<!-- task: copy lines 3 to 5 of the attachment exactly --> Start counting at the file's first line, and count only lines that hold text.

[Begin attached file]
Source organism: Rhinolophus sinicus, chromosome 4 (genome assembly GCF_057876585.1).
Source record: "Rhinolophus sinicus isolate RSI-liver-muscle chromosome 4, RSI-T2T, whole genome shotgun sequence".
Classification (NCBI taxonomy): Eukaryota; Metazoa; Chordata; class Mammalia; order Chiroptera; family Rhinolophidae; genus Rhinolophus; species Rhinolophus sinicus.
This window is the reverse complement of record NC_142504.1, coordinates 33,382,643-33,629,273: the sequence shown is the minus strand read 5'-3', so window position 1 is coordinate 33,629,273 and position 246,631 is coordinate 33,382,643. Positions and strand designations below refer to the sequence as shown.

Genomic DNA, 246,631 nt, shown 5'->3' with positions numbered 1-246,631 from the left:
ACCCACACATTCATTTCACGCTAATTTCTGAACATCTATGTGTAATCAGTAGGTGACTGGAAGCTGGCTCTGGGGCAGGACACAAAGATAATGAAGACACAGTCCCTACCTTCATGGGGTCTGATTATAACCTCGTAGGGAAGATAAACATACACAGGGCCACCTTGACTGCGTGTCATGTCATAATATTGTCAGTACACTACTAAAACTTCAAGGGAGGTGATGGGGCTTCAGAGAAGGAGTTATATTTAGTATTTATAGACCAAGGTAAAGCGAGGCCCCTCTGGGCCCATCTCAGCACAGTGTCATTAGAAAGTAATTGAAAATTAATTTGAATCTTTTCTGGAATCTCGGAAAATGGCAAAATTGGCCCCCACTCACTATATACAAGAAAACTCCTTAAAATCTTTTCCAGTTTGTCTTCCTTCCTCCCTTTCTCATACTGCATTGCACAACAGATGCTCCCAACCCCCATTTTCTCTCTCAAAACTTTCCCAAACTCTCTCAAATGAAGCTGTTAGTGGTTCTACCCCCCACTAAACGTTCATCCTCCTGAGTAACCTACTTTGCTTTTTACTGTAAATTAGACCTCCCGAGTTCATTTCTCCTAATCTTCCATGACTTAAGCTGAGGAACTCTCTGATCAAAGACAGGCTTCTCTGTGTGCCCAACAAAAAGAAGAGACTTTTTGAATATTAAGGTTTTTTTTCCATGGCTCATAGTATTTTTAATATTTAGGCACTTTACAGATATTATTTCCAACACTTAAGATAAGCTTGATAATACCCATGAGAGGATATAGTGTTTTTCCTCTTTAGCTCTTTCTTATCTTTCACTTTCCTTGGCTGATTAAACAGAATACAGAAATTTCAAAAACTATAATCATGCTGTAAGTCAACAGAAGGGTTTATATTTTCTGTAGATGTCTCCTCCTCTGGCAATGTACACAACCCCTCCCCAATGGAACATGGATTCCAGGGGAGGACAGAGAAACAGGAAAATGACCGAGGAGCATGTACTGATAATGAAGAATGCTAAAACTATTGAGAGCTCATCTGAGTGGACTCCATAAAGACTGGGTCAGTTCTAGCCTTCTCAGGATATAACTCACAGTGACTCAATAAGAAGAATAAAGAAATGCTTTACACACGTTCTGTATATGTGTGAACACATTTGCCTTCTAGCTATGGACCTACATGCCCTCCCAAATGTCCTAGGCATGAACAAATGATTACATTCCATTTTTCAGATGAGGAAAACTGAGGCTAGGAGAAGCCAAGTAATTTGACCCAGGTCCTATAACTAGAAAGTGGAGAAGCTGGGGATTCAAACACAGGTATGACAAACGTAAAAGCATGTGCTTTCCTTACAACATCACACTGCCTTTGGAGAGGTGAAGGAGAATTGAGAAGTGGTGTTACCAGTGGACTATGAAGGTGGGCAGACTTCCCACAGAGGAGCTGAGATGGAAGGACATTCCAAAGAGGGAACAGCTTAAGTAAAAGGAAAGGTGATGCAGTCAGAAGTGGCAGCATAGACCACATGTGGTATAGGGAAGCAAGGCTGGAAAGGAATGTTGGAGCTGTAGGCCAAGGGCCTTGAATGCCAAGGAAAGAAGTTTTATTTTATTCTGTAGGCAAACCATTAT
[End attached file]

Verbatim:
Classification (NCBI taxonomy): Eukaryota; Metazoa; Chordata; class Mammalia; order Chiroptera; family Rhinolophidae; genus Rhinolophus; species Rhinolophus sinicus.
This window is the reverse complement of record NC_142504.1, coordinates 33,382,643-33,629,273: the sequence shown is the minus strand read 5'-3', so window position 1 is coordinate 33,629,273 and position 246,631 is coordinate 33,382,643. Positions and strand designations below refer to the sequence as shown.

Genomic DNA, 246,631 nt, shown 5'->3' with positions numbered 1-246,631 from the left: